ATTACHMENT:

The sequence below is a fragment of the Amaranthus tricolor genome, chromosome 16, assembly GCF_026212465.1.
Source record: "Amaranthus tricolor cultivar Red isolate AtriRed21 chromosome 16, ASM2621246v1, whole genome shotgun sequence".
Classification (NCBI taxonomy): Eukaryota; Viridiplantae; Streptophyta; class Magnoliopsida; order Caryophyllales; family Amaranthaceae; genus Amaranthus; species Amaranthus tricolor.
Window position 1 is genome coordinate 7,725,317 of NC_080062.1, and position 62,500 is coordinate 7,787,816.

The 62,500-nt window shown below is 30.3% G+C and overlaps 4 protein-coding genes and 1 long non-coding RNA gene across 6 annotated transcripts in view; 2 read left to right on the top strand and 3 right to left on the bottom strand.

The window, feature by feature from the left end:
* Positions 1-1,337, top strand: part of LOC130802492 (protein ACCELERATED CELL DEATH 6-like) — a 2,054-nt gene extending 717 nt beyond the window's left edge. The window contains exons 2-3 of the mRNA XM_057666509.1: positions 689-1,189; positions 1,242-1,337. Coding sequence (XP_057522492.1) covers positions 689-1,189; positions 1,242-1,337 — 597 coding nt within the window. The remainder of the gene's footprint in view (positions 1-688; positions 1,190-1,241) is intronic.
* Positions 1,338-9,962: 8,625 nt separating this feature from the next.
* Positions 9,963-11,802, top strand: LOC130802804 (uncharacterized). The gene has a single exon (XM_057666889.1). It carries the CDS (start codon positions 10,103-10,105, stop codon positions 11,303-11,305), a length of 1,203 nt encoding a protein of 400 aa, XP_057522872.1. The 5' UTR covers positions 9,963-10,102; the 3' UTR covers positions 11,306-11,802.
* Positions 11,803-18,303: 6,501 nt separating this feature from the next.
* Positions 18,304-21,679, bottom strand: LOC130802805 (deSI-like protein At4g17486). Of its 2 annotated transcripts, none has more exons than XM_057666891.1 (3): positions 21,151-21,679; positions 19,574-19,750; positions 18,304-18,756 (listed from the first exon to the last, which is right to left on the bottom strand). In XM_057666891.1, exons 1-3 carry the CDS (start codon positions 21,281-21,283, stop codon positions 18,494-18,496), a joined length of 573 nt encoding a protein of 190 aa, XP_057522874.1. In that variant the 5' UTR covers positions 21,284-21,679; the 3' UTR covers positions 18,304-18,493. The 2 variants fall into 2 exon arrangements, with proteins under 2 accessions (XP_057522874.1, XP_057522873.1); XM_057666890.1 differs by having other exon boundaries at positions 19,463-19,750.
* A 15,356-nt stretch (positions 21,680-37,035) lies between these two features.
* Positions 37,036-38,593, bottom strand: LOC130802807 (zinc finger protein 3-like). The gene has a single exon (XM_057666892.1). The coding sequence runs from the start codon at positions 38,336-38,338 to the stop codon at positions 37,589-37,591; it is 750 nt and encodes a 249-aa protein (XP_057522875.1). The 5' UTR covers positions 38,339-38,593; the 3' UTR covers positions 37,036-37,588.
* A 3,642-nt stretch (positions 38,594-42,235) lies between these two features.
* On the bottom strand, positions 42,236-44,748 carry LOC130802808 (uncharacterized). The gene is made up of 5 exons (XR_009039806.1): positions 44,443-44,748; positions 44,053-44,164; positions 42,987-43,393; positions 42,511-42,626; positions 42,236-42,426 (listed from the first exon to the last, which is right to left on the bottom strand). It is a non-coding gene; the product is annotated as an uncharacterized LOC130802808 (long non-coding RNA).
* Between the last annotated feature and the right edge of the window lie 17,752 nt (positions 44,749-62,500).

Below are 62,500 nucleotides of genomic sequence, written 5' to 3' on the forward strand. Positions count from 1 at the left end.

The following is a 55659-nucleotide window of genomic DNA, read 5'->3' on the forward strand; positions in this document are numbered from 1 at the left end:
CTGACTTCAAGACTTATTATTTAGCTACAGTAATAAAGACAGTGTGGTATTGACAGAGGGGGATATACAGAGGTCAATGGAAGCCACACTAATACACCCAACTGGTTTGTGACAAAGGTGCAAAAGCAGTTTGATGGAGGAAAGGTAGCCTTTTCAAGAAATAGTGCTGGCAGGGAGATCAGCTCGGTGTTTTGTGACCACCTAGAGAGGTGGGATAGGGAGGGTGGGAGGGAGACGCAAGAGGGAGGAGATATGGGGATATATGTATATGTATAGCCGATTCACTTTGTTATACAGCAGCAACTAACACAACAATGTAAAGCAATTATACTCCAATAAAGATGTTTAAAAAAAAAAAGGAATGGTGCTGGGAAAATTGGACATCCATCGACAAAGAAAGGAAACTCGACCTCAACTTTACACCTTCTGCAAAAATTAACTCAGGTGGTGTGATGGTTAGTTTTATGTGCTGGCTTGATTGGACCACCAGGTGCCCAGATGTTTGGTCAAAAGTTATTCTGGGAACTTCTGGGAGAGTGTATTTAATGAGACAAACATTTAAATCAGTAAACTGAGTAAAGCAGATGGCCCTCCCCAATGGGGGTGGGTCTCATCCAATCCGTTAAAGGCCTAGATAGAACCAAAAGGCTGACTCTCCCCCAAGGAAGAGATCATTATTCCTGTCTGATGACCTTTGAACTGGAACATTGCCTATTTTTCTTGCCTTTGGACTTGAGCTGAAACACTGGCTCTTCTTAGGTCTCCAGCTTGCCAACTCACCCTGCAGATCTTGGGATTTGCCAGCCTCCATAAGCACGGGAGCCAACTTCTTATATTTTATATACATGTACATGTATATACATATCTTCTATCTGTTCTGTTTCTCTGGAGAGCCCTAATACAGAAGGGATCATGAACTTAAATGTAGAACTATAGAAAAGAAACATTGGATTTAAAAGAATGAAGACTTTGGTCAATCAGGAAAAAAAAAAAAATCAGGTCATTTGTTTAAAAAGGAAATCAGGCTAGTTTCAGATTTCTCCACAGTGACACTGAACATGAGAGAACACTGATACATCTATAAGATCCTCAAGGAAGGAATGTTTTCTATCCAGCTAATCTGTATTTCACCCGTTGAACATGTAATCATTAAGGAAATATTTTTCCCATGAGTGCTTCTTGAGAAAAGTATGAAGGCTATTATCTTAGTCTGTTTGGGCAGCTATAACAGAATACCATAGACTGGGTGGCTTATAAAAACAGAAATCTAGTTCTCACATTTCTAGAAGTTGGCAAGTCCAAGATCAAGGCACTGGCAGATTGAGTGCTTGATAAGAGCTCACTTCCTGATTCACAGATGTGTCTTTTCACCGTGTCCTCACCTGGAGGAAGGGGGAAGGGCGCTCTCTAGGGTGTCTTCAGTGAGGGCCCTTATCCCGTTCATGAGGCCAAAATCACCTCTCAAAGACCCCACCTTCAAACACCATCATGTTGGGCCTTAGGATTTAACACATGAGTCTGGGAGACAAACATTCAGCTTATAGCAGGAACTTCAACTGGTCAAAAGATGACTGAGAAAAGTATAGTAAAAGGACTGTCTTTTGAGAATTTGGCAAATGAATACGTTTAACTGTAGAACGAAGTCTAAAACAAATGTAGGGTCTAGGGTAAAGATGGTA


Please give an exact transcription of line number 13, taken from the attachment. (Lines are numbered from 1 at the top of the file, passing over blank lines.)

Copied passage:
* Positions 37,036-38,593, bottom strand: LOC130802807 (zinc finger protein 3-like). The gene has a single exon (XM_057666892.1). The coding sequence runs from the start codon at positions 38,336-38,338 to the stop codon at positions 37,589-37,591; it is 750 nt and encodes a 249-aa protein (XP_057522875.1). The 5' UTR covers positions 38,339-38,593; the 3' UTR covers positions 37,036-37,588.